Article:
We developed a claims-based algorithm to identify patients with von Hippel-Lindau disease-associated renal cell carcinoma (VHL-RCC) from a real-world database and quantified the prevalence, healthcare resource utilization (HRU), and healthcare costs of VHL-RCC in the United States (US).
Using data from the Optum Clinformatics Data Mart (2007-2020), an algorithm was developed to identify patients with VHL-RCC, who were matched to controls without VHL disease or RCC. VHL-RCC prevalence in 2019 was estimated and standardized to the US population. HRU and costs were compared between patients with VHL-RCC versus controls, and costs associated with tumor reduction procedures were estimated among patients with VHL-RCC. All costs were adjusted to 2020 US dollars.
VHL-RCC prevalence in the US was 0.92 per 100,000 persons, resulting in 3023 estimated patients with VHL-RCC in the US. The VHL-RCC cohort (N = 160) incurred higher rates of inpatient, outpatient, and emergency department visits versus controls (N = 800), translating to $36,450 more in adjusted all-cause annual healthcare costs. By examining only claims with an associated RCC diagnosis, it was estimated that patients with VHL-RCC incurred $21,123 annually in healthcare costs due to RCC management, and the average cost of nephrectomy was $29,313. Among different complications of RCC-related tumor reduction procedures, end-stage renal disease was the costliest, which incurred $65,338 over 6 months postnephrectomy.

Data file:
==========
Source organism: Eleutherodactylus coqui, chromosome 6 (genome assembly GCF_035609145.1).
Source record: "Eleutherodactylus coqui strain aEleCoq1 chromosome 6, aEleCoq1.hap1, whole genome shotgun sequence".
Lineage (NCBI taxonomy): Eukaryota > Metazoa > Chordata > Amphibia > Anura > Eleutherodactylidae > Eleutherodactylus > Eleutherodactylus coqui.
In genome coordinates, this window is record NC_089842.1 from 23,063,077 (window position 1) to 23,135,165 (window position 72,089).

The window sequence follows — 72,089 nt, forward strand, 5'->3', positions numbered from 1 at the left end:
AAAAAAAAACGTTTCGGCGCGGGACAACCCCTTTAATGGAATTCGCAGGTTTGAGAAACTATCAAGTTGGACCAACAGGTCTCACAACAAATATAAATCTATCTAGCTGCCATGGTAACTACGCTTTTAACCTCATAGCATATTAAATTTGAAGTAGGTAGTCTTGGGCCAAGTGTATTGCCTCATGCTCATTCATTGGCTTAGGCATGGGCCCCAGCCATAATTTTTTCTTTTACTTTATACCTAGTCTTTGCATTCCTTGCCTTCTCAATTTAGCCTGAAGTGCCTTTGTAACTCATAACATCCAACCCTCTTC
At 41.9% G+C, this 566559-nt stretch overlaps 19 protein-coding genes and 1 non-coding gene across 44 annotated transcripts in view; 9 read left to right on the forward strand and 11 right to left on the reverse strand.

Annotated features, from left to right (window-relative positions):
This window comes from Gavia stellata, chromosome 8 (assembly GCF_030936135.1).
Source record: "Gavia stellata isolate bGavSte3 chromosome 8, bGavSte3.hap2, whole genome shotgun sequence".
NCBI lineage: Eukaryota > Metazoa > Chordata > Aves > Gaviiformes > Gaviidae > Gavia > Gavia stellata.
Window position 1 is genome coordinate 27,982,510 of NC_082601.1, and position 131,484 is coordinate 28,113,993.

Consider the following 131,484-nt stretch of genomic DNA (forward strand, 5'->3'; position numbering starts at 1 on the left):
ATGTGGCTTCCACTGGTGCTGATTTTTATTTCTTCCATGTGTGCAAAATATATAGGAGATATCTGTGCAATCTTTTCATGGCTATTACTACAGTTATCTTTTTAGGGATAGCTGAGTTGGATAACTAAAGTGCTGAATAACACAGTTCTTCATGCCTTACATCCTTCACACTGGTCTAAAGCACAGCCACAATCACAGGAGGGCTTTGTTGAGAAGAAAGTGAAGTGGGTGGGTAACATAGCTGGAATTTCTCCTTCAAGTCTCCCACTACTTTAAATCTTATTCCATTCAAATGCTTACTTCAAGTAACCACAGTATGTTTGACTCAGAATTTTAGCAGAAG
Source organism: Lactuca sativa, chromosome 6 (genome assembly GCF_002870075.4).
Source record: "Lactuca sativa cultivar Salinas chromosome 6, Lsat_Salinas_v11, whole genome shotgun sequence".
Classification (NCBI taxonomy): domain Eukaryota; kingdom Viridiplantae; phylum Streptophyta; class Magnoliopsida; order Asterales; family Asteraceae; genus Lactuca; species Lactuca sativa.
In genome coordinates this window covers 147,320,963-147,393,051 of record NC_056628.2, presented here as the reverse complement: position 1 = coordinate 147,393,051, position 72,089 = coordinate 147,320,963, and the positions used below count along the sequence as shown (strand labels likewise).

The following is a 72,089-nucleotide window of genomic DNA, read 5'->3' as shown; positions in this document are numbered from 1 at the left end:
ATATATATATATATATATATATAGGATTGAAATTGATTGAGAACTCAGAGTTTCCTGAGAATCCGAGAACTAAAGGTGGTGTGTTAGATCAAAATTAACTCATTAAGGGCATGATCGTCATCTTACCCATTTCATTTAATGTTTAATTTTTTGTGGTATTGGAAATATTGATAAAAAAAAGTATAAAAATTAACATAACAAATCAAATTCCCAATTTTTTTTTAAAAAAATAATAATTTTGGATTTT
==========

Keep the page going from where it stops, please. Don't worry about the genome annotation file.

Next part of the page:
VHL-RCC was associated with significant HRU and healthcare costs, including those related to tumor surgeries. This study underscores the importance of novel therapies that can reduce the clinical burden and medical intervention costs of VHL-RCC.

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